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Tip of the Day
Language: .NET
Expertise: Intermediate
Aug 11, 2009

Launching an Asynchronous Operation Using BackgroundWorker

The BackgroundWorker class in the System.ComponentModel namespace (in the .NET Framework 2.0 and later) lets you launch time-consuming operations on a separate thread, which helps keep your user interface (UI) responsive. In contrast, running long time-consuming operations on the main thread blocks the whole UI, essentially "freezing" it until the operation is complete.

The following example shows how to launch a simple background operation using BackgroundWorker:

// Load complex time-consuming data.
void LoadData()
{
   //Create background worker instance.
   BackgroundWorker loadDataBackgroundWorker = new BackgroundWorker();

   //Create an event handler that actually does the background work.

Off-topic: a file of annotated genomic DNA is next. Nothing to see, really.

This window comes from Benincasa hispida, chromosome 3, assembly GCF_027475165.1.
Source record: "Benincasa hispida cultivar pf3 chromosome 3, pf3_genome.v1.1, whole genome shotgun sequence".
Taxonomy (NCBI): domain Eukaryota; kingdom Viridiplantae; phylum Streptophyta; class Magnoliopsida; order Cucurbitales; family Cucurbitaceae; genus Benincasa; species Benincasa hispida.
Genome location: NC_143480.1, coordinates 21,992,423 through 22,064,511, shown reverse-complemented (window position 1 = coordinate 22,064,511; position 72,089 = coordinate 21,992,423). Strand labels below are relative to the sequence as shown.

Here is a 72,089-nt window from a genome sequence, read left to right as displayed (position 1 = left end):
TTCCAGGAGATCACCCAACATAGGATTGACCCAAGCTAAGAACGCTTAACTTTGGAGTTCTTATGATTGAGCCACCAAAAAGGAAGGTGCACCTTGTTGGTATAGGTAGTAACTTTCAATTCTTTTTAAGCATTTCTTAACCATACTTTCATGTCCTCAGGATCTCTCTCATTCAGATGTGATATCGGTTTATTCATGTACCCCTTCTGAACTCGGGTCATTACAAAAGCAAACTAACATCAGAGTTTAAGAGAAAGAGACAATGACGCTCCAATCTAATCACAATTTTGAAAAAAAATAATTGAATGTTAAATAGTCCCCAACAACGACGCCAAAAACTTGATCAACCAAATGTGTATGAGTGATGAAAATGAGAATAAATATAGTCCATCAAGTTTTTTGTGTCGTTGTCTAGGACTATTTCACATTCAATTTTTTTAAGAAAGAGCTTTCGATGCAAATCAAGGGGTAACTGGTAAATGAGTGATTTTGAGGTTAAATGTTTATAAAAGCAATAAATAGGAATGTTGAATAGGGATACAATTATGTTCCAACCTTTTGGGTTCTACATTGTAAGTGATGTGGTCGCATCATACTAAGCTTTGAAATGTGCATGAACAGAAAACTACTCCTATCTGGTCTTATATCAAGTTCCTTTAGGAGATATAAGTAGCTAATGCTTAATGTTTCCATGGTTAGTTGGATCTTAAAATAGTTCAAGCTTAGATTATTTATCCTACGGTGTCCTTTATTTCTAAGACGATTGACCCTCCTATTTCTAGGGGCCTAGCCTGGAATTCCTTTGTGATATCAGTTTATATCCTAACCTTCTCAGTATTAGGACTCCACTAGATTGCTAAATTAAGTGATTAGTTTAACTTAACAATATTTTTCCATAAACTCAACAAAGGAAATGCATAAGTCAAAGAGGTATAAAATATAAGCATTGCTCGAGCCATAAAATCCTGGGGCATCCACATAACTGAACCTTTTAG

loadDataBackgroundWorker.DoWork += new DoWorkEventHandler(
      loadDataBackgroundWorker_DoWork);

   //(Optional) Create an event handler that gets called 
   // when the background work is complete.
   loadDataBackgroundWorker.RunWorkerCompleted += new 
      RunWorkerCompletedEventHandler(loadDataBackgroundWorker_RunWorkerCompleted);

   //Start execution of the background operation. 
   loadDataBackgroundWorker.RunWorkerAsync();
}

void loadDataBackgroundWorker_DoWork(object sender, DoWorkEventArgs e)
{
   //Perform complet task here.
   //Set e.Result if any result is expected from the task.
}

void loadDataBackgroundWorker_RunWorkerCompleted( 
   object sender, RunWorkerCompletedEventArgs e)
{
   //Check for errors during background operation and re-throw.
   if (e.Error != null)
      throw e.Error;
          
   //Update any UI elements here using e.Result.
}
Jayadev D
 
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